Inflation and the Stock Market: A Brief History (and a Prediction)
November 22, 2021
By Mike Moreland
VP - Investments
In 1979, Business Week famously declared ‘The Death of Equities’, laying out the impact of runaway inflation on stock prices. The Dow Jones Industrial Average was 875 (no zeros behind it) on the day the issue hit the newsstands. Shortly thereafter, Paul Volcker assumed leadership of the Federal Reserve, and through dramatic steps, wrung the economy free of double-digit inflation. Activity recovered from the deep recession accompanying this action, and equity markets began their multi-decade run to today’s heights.
Along the way
In the early 1990s, however, there was a bump in the road. Inflation began to creep up. Longer-term interest rates rose as buyers (then dominated by large financial institutions) backed away from the markets. The financial press characterized this as a ‘buyers’ strike’; the outcome was ‘the great bond massacre’, and the participants became known as ‘bond vigilantes’. Their collective goal was to force the federal government to rethink its taxing and spending policies in order to keep value-eroding inflation in check.
It largely succeeded. James Carville, President Clinton’s political advisor, was quoted as saying, ‘I used to think that if there was reincarnation, I wanted to come back as the president or the Pope or as a .400 baseball hitter. But now I would like to come back as the bond market. You can intimidate everybody.’
The power of bond vigilantes to influence policy decisions is greatly diminished today. As noted in a Wall Street Journal editorial, How the Fed Rigs the Bond Market, Federal Reserve purchases of U.S. Treasury debt absorbed 60% to 80% of the annual fiscal deficits under its Quantitative Easing programs since 2010. No public buyers of U.S. debt? No problem. The U.S. simply creates the cash in one pocket (the Fed) and puts it in its other pocket (the Treasury). Life goes on, interest rates stay low, and the debt burden builds.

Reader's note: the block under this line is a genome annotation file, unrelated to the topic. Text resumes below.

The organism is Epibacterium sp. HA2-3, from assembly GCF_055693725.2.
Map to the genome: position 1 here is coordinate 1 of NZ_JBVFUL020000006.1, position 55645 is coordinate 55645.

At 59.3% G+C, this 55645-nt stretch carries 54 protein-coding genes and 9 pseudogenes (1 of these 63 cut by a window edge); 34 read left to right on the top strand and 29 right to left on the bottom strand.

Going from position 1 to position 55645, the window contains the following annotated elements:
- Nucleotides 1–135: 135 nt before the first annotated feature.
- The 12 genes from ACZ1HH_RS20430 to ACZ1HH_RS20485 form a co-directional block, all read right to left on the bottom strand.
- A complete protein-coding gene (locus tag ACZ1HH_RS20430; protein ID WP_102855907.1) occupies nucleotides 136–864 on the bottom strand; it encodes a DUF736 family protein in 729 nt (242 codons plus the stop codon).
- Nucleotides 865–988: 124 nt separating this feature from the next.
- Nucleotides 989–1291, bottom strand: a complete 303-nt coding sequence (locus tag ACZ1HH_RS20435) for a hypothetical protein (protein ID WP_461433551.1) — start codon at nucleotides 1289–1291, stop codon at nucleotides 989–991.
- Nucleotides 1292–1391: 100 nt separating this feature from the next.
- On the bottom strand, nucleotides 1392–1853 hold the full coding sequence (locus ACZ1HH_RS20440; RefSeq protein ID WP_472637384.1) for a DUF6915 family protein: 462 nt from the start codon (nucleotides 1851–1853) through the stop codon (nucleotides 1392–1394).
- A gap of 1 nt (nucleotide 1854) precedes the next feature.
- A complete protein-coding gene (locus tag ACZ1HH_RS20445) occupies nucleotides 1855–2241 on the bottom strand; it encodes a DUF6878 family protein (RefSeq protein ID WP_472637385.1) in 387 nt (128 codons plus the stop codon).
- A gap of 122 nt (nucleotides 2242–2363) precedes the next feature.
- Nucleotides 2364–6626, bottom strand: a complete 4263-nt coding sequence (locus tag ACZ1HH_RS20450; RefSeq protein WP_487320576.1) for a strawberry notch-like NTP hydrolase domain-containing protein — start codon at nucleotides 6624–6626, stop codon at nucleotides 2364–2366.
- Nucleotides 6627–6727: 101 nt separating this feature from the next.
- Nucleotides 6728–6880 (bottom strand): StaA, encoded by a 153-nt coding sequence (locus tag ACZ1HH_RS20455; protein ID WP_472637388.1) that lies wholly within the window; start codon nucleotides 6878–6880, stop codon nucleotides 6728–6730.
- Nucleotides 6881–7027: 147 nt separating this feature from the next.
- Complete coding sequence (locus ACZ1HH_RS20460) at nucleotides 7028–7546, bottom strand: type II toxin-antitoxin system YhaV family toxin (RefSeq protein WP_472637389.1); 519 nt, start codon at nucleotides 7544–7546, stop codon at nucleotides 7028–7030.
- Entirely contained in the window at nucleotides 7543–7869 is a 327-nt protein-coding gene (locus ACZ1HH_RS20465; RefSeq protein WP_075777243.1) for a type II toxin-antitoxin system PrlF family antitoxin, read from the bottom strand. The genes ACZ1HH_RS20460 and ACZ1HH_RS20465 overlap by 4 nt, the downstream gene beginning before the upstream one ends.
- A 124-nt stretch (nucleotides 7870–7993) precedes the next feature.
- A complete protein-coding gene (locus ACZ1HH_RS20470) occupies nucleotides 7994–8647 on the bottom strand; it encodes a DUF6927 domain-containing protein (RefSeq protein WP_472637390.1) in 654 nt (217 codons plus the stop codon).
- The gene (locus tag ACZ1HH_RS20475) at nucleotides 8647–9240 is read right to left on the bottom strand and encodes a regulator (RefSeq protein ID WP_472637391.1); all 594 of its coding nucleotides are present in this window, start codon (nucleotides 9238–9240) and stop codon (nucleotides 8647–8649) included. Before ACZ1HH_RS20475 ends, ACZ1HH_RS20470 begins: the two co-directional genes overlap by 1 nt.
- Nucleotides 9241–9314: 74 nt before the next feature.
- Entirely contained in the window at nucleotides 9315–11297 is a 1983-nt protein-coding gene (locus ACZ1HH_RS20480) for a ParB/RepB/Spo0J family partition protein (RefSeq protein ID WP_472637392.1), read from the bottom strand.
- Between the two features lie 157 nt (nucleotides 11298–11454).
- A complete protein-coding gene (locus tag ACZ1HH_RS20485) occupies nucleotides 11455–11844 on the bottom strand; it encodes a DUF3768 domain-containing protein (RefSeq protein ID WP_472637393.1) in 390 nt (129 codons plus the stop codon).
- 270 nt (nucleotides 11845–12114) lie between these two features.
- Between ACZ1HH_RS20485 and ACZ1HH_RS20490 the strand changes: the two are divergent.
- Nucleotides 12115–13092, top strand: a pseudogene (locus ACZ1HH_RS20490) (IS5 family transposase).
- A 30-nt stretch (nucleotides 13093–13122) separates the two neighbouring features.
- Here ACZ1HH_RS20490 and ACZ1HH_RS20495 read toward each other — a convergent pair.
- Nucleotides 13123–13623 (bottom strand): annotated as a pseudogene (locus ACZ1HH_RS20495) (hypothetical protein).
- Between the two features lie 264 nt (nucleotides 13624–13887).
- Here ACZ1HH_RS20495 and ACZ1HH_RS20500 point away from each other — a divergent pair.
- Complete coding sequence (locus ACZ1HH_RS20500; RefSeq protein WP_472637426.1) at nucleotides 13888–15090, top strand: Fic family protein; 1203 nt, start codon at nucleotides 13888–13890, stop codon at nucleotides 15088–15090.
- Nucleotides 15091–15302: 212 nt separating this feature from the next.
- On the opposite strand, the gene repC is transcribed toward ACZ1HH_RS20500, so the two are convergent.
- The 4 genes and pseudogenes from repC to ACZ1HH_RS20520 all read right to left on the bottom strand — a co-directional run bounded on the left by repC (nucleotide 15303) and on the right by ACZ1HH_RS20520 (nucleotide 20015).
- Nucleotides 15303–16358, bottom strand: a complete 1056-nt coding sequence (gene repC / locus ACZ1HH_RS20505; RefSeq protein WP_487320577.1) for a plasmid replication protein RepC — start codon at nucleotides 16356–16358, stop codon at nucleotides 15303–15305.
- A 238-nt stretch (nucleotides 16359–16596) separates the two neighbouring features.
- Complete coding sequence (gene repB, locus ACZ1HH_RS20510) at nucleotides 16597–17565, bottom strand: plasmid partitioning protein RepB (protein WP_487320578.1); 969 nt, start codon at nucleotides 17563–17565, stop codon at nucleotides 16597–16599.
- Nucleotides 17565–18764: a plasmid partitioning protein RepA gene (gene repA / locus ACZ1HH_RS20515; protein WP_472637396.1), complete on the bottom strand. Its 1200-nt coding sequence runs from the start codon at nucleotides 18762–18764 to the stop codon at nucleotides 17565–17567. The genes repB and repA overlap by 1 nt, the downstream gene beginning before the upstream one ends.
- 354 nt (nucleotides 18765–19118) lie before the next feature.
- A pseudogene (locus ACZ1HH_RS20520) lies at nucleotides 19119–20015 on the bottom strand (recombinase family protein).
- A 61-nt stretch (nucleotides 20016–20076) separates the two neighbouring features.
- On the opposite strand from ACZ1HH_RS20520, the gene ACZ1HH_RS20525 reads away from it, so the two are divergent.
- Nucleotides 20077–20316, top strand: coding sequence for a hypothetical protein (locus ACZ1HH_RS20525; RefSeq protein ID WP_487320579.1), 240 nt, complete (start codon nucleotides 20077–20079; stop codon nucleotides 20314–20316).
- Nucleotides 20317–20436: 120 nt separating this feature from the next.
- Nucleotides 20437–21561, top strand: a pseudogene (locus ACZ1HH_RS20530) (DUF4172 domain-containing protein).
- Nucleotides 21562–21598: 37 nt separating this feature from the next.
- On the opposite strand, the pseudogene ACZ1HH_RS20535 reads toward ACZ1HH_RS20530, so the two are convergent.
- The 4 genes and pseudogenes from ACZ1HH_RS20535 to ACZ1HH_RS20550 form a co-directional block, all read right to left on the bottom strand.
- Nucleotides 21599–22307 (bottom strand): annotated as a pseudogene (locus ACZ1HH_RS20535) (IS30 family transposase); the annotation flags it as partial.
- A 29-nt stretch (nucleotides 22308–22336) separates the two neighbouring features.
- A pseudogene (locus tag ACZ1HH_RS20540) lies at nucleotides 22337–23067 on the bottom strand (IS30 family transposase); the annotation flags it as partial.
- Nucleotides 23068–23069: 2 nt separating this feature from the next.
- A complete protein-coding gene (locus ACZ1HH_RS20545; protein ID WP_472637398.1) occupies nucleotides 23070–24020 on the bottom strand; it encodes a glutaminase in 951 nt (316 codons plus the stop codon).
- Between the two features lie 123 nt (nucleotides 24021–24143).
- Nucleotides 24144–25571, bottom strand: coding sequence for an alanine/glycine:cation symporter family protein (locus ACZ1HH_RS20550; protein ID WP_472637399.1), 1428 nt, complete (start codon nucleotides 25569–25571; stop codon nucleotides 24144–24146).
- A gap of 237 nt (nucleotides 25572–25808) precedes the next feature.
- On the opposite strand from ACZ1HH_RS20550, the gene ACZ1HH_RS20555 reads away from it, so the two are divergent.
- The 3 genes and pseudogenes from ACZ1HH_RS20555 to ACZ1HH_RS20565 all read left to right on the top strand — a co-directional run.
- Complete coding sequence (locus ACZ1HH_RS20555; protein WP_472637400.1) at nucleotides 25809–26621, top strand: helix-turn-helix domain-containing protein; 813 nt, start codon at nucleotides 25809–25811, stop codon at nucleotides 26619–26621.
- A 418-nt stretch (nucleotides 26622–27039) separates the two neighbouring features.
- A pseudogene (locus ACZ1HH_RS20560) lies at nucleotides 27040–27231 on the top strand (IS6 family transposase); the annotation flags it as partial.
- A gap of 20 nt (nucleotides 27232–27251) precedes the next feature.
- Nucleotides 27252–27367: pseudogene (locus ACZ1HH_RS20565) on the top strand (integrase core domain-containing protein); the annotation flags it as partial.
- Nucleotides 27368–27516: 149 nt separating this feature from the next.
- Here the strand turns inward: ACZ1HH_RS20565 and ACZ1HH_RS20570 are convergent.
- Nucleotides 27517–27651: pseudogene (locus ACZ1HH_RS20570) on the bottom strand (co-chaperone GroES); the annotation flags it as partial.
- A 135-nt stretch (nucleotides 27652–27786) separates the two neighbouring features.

"If something cannot go on forever.."
Let’s remember Stein’s Law, expressed by economist Herbert Stein in 1986: ‘If something cannot go on forever, it will stop.’ The Fed has already signaled it will taper and end its bond-buying activity by mid-2022, and individual Fed governors are suggesting a more rapid wind-down. The outcome? Today, the yield on ten-year U.S. Treasury notes is a full three percentage points below the inflation rate. Longer term yields will likely rise in the absence of the Fed’s support.
This will create challenges for the equity markets in 2022. On the positive side, there’s a tremendous amount of stimulus liquidity looking for a home. This will support prices. At the same time, the last remaining valuation advantage of stocks is that bond yields are even less attractive. That will change – to the detriment of equities.
We’ve said before that valuation is not a timing device. It cannot be ignored, however. Our practice is to stay fully invested. We will continue to do so, but will structure our portfolios conservatively with a focus on risk control. This may sacrifice some upside, but should help preserve value in the less favorable environment we believe is ahead. Protection of wealth matters to you – and to us. Reach out to our advisors with any questions you have.
ABOUT THE PHOTO: These covers appeared on the Aug. 12, 1979 issue and May 9, 1983 issue of Businessweek Magazine. Credit: BusinessWeek/Bloomberg